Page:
ART 371. Senior Seminar
This seminar focuses on contemporary issues of art-making both in the context of criticism and theory and as practice (studio/creative/scholarly work). Students will engage in a collaborative dialogue with the participating art faculty members, guest speakers, and each other. On-site visits to installations and galleries will form a regular part of the pedagogical program. Senior status, Studio track. (Fall)
ART 372. Senior Projects
Students will design and realize a semester-long project. Students will
meet with faculty and solicit advisers from the adjunct faculty. This class
is designed to let students advance their personal creative techniques, content, and vocabulary using a variety of traditional and digital media
and to develop their own practice. Prerequisite: ART 371. Senior status, Studio track. (Spring)
ART 146.2. Printmaking and Book Arts.
This half-semester course introduces materials, tools, and procedures of printmaking and may include linocut, woodcut, intaglio, solarplate, and paper-making. Final project may include a book designed, produced, and bound by the student. (Fall)
ART 245. Printmaking I.
Introduction to traditional and innovative techniques and ideas in relief, silk-screen, etching, mixed media. Prerequisite: Art 170 or permission of instructor. (Spring)
Special Topics in Silkscreen Printing:
Screen printing is an extension of the introduction to silkscreen printing covered in the regular printmaking course. Because screen printing is unique, no prior printmaking prerequisite is required. This course will require the student to put the elements of design and color to use. Students must develop personal imagery and motifs and apply them to functional and fine art works. The elements of repetition, rhythm, and all over pattern, will be emphasized as well as the principals of color and composition. A current exposure to the “state of screen printing” will be met by regional field trips throughout the semester. Three basic techniques will be explored in screen printing, stencils, drawing fluid methods, and photo emulsion technique. Any or all of these methods may be combined when developing an image. Several projects emphasizing these techniques will be required throughout the semester. Instructor-led formal critiques will be held throughout the semester to evaluate student progress and the development of the student’s personal imagery. There is also a Personal Discovery Project/Presentation required. (Spring)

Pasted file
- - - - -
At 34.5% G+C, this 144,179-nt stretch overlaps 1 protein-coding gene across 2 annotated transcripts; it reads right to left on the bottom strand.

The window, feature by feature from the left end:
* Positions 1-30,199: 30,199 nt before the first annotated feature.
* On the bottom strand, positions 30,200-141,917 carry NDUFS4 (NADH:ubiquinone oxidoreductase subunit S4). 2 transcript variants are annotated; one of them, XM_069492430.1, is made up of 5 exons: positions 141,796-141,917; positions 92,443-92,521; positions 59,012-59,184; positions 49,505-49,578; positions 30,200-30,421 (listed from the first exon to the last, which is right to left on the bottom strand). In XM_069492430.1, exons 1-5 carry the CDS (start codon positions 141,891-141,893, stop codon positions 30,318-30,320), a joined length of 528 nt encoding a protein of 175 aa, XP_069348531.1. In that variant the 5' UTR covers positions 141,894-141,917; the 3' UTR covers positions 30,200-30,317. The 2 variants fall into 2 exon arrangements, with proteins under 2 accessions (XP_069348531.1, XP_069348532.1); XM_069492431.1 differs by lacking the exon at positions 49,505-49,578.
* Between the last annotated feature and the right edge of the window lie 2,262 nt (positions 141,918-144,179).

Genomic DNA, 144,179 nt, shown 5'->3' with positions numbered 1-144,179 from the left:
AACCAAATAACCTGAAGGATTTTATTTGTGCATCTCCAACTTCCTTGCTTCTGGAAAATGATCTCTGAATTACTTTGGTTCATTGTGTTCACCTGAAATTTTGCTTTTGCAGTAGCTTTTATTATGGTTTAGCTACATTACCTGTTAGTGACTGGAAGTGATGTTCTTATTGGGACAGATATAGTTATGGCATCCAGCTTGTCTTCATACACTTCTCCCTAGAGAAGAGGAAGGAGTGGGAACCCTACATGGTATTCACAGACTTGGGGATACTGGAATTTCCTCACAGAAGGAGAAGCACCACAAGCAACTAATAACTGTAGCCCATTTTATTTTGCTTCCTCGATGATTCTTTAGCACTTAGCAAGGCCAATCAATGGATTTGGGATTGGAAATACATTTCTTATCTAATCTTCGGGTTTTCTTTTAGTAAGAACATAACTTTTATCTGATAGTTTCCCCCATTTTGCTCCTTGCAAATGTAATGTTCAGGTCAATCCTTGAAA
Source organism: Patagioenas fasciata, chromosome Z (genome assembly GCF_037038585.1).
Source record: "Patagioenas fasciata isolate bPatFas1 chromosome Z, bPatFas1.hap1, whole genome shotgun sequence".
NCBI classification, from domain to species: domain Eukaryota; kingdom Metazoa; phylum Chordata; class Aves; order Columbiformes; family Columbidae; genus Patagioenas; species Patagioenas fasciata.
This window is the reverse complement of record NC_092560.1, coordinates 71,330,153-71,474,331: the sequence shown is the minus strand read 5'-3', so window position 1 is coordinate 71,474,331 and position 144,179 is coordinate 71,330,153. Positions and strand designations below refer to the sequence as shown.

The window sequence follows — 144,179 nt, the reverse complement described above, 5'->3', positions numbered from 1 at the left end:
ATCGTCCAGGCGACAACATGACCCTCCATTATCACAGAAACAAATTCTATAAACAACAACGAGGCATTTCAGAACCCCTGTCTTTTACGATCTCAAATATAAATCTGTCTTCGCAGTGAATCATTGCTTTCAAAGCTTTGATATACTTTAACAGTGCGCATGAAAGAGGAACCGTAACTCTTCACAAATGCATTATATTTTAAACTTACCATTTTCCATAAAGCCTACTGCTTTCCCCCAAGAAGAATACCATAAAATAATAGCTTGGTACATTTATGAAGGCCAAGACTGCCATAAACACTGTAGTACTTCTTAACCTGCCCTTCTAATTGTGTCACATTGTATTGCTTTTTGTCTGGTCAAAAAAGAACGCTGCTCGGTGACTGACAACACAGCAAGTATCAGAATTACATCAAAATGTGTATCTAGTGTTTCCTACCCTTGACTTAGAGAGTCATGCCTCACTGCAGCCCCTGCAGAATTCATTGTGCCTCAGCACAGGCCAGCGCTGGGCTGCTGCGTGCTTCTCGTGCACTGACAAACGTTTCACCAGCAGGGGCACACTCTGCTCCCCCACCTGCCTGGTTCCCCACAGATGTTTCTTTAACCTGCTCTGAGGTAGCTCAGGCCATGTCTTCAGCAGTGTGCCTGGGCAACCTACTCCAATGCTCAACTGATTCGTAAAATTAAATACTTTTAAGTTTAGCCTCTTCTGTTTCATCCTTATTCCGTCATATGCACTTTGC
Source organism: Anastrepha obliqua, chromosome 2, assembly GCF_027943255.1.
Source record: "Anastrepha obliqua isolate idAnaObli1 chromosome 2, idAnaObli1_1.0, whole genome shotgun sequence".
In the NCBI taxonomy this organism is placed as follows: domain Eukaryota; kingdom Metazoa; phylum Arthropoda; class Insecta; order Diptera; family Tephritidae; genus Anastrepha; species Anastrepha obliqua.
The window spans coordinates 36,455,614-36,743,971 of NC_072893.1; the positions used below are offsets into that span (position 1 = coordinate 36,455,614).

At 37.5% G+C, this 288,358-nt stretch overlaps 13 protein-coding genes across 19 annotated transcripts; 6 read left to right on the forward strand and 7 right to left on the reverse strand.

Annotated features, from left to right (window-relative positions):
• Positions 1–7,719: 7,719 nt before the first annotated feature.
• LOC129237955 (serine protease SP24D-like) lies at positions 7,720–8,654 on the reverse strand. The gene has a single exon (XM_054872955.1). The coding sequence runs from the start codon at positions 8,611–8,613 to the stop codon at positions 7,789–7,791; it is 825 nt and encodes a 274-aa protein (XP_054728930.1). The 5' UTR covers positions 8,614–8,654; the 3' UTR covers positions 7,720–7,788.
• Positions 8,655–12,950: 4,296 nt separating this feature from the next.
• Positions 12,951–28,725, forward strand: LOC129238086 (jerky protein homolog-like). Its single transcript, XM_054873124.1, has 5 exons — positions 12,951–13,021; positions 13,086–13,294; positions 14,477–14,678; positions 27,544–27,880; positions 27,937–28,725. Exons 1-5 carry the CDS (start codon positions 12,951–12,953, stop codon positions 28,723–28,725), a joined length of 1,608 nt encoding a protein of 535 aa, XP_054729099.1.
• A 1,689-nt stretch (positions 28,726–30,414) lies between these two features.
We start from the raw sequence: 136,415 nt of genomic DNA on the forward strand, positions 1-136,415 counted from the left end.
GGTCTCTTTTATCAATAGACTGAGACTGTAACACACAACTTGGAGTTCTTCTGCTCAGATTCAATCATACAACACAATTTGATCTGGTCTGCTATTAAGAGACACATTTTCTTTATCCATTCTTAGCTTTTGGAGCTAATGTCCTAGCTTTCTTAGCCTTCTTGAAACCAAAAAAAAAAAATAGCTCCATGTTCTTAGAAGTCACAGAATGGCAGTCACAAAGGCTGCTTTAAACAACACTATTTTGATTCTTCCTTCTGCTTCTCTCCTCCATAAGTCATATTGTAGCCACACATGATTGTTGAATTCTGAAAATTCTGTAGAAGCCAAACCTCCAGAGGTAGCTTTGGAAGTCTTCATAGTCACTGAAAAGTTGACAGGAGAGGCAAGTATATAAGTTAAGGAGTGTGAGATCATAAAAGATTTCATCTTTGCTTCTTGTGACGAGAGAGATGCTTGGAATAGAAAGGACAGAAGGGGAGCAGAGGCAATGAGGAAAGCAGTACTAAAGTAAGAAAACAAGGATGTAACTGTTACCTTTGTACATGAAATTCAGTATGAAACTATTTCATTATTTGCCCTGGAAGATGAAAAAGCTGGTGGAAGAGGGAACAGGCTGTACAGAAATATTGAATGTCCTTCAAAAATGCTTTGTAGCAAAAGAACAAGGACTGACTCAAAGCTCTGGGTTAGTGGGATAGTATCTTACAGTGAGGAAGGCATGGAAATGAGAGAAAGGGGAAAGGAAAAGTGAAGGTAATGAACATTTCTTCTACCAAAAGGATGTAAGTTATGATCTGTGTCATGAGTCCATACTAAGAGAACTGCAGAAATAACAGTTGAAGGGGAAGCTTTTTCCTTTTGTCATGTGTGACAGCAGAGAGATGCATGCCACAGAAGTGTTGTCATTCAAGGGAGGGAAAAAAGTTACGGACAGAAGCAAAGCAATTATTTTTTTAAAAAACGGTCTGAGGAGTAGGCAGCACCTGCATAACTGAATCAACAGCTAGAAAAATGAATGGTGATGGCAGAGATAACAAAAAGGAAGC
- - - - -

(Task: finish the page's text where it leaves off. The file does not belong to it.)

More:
Ceramics and Sculpture:
ART 159. Design: Three-Dimensional.
In-depth investigation of basic forms involving a variety of multidimensional media. Recommended foundation course for sculpture. (Spring)
ART 160. Ceramics.
This course introduces the fundamentals of ceramic art—including hand-built and wheel techniques—applied to tiles, objects, and vessels, and methods of glazing. Outdoor raku firing will be introduced. The history and use of ceramics will be discussed. The basics of operating a ceramics classroom are included: loading, unloading, firing and maintaining electric kilns, including low-fire and high-fire; purchasing clay, glazes and other supplies; health and safety concerns. (Fall and Spring)